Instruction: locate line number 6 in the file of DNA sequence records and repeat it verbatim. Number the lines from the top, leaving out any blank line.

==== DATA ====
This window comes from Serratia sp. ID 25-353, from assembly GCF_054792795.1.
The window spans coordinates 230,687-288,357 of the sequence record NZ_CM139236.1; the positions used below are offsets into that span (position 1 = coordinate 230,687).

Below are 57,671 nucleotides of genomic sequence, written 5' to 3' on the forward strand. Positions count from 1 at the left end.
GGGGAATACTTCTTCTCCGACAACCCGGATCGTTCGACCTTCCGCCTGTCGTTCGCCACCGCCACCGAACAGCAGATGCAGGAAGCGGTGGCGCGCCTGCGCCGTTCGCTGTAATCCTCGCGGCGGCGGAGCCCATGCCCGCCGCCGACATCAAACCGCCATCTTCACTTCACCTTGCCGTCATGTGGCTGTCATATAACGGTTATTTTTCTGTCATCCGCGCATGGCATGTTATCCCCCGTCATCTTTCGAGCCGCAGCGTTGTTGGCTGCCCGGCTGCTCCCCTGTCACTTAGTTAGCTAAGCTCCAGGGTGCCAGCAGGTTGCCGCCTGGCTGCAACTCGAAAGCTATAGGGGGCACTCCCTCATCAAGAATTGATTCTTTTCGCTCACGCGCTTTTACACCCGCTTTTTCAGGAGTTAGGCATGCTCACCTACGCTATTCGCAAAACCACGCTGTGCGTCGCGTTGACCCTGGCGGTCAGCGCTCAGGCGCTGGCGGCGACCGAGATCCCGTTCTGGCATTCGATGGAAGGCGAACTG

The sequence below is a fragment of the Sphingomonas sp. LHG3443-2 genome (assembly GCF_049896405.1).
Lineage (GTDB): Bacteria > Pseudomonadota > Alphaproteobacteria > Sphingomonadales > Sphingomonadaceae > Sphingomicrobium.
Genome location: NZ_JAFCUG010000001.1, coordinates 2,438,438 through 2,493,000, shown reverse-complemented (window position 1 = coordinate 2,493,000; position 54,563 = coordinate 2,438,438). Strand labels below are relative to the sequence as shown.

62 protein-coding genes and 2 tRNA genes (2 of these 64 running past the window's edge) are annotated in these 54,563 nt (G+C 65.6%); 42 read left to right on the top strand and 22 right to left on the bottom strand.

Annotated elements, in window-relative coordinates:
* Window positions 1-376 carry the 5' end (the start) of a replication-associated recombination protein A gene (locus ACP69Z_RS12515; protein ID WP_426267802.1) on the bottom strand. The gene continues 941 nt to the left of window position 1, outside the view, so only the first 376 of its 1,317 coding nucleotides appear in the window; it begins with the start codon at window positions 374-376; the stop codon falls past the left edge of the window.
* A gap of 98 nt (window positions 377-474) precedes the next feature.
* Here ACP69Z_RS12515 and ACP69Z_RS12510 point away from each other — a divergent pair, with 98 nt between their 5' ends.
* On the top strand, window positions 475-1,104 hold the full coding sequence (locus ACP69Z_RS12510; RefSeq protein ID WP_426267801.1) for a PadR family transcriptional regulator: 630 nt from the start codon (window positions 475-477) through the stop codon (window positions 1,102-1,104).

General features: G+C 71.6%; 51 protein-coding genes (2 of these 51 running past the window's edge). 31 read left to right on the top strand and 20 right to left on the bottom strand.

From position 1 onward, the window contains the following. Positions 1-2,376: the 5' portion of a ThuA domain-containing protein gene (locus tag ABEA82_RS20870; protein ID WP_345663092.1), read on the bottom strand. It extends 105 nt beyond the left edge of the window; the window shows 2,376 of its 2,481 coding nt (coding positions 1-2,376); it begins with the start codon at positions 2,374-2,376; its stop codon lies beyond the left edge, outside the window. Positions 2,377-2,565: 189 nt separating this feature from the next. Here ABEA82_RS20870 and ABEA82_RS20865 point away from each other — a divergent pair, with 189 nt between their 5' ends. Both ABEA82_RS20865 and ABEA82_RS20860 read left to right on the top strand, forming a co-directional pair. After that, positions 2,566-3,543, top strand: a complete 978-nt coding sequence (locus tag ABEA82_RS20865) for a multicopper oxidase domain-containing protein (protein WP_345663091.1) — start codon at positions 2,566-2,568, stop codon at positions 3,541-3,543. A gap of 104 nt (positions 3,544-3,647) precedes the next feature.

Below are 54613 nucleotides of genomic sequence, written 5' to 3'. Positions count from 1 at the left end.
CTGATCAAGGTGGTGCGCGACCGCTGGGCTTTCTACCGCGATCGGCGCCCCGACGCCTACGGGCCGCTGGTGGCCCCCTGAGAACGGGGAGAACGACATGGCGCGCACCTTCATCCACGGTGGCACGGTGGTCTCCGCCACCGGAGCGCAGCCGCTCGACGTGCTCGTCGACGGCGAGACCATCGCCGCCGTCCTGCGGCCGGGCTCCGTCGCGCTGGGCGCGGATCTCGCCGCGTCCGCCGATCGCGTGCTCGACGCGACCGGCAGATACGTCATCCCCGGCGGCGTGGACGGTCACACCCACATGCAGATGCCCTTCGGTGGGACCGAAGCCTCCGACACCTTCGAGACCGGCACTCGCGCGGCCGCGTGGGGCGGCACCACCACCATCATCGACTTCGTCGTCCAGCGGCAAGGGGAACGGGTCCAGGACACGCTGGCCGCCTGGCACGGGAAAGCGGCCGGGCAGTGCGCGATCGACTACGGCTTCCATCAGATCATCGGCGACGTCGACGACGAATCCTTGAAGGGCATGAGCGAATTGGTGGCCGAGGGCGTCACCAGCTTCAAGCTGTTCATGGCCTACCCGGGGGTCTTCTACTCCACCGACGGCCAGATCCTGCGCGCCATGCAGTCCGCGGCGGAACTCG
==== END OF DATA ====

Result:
Lineage (GTDB): Bacteria > Pseudomonadota > Alphaproteobacteria > Sphingomonadales > Sphingomonadaceae > Sphingomicrobium.